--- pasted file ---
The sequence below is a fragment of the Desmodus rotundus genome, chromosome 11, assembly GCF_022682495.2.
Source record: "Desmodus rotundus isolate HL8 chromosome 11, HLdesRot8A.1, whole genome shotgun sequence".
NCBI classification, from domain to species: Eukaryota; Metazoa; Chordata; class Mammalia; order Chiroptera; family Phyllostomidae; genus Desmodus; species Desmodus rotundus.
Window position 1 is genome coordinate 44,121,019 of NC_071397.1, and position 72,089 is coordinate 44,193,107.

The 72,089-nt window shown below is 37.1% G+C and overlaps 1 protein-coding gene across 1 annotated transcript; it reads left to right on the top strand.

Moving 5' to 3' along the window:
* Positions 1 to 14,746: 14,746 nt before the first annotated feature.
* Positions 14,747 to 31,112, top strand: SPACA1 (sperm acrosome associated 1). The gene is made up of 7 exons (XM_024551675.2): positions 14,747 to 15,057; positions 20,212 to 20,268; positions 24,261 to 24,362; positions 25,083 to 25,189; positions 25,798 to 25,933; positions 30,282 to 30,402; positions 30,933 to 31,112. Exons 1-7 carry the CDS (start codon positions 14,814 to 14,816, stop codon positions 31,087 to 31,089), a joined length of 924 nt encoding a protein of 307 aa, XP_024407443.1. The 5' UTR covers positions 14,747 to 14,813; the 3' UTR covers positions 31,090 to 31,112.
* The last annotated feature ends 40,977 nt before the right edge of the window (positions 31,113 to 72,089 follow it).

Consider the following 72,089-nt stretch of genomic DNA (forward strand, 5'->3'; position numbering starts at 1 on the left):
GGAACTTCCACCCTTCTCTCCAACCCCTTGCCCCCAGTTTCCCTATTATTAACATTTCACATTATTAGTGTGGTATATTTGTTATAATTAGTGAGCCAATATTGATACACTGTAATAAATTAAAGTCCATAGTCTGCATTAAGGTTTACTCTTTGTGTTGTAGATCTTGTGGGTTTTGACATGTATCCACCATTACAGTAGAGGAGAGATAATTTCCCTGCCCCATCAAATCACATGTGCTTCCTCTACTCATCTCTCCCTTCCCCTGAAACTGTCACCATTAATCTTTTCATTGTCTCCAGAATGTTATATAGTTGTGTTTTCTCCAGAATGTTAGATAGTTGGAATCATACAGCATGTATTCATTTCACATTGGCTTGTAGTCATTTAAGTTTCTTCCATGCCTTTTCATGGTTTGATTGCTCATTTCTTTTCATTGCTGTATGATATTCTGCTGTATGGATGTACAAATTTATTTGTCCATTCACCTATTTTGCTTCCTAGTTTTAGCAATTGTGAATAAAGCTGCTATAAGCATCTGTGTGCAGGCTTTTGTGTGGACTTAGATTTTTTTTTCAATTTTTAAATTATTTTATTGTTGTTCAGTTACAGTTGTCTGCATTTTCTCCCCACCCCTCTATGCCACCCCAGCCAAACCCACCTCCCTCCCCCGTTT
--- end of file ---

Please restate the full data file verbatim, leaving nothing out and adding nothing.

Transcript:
The sequence below is a fragment of the Desmodus rotundus genome, chromosome 11, assembly GCF_022682495.2.
Source record: "Desmodus rotundus isolate HL8 chromosome 11, HLdesRot8A.1, whole genome shotgun sequence".
NCBI classification, from domain to species: Eukaryota; Metazoa; Chordata; class Mammalia; order Chiroptera; family Phyllostomidae; genus Desmodus; species Desmodus rotundus.
Window position 1 is genome coordinate 44,121,019 of NC_071397.1, and position 72,089 is coordinate 44,193,107.

The 72,089-nt window shown below is 37.1% G+C and overlaps 1 protein-coding gene across 1 annotated transcript; it reads left to right on the top strand.

Moving 5' to 3' along the window:
* Positions 1 to 14,746: 14,746 nt before the first annotated feature.
* Positions 14,747 to 31,112, top strand: SPACA1 (sperm acrosome associated 1). The gene is made up of 7 exons (XM_024551675.2): positions 14,747 to 15,057; positions 20,212 to 20,268; positions 24,261 to 24,362; positions 25,083 to 25,189; positions 25,798 to 25,933; positions 30,282 to 30,402; positions 30,933 to 31,112. Exons 1-7 carry the CDS (start codon positions 14,814 to 14,816, stop codon positions 31,087 to 31,089), a joined length of 924 nt encoding a protein of 307 aa, XP_024407443.1. The 5' UTR covers positions 14,747 to 14,813; the 3' UTR covers positions 31,090 to 31,112.
* The last annotated feature ends 40,977 nt before the right edge of the window (positions 31,113 to 72,089 follow it).

Consider the following 72,089-nt stretch of genomic DNA (forward strand, 5'->3'; position numbering starts at 1 on the left):
GGAACTTCCACCCTTCTCTCCAACCCCTTGCCCCCAGTTTCCCTATTATTAACATTTCACATTATTAGTGTGGTATATTTGTTATAATTAGTGAGCCAATATTGATACACTGTAATAAATTAAAGTCCATAGTCTGCATTAAGGTTTACTCTTTGTGTTGTAGATCTTGTGGGTTTTGACATGTATCCACCATTACAGTAGAGGAGAGATAATTTCCCTGCCCCATCAAATCACATGTGCTTCCTCTACTCATCTCTCCCTTCCCCTGAAACTGTCACCATTAATCTTTTCATTGTCTCCAGAATGTTATATAGTTGTGTTTTCTCCAGAATGTTAGATAGTTGGAATCATACAGCATGTATTCATTTCACATTGGCTTGTAGTCATTTAAGTTTCTTCCATGCCTTTTCATGGTTTGATTGCTCATTTCTTTTCATTGCTGTATGATATTCTGCTGTATGGATGTACAAATTTATTTGTCCATTCACCTATTTTGCTTCCTAGTTTTAGCAATTGTGAATAAAGCTGCTATAAGCATCTGTGTGCAGGCTTTTGTGTGGACTTAGATTTTTTTTTCAATTTTTAAATTATTTTATTGTTGTTCAGTTACAGTTGTCTGCATTTTCTCCCCACCCCTCTATGCCACCCCAGCCAAACCCACCTCCCTCCCCCGTTT